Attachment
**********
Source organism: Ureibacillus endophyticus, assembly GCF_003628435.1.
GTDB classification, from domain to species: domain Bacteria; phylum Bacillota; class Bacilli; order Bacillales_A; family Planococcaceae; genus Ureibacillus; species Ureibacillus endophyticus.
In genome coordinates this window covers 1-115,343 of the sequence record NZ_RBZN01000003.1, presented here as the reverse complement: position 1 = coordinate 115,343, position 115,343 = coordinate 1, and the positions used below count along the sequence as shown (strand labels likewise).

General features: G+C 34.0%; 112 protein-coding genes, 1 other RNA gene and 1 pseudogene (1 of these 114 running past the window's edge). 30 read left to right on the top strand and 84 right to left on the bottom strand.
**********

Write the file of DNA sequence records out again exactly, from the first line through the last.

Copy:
Source organism: Ureibacillus endophyticus, assembly GCF_003628435.1.
GTDB classification, from domain to species: domain Bacteria; phylum Bacillota; class Bacilli; order Bacillales_A; family Planococcaceae; genus Ureibacillus; species Ureibacillus endophyticus.
In genome coordinates this window covers 1-115,343 of the sequence record NZ_RBZN01000003.1, presented here as the reverse complement: position 1 = coordinate 115,343, position 115,343 = coordinate 1, and the positions used below count along the sequence as shown (strand labels likewise).

General features: G+C 34.0%; 112 protein-coding genes, 1 other RNA gene and 1 pseudogene (1 of these 114 running past the window's edge). 30 read left to right on the top strand and 84 right to left on the bottom strand.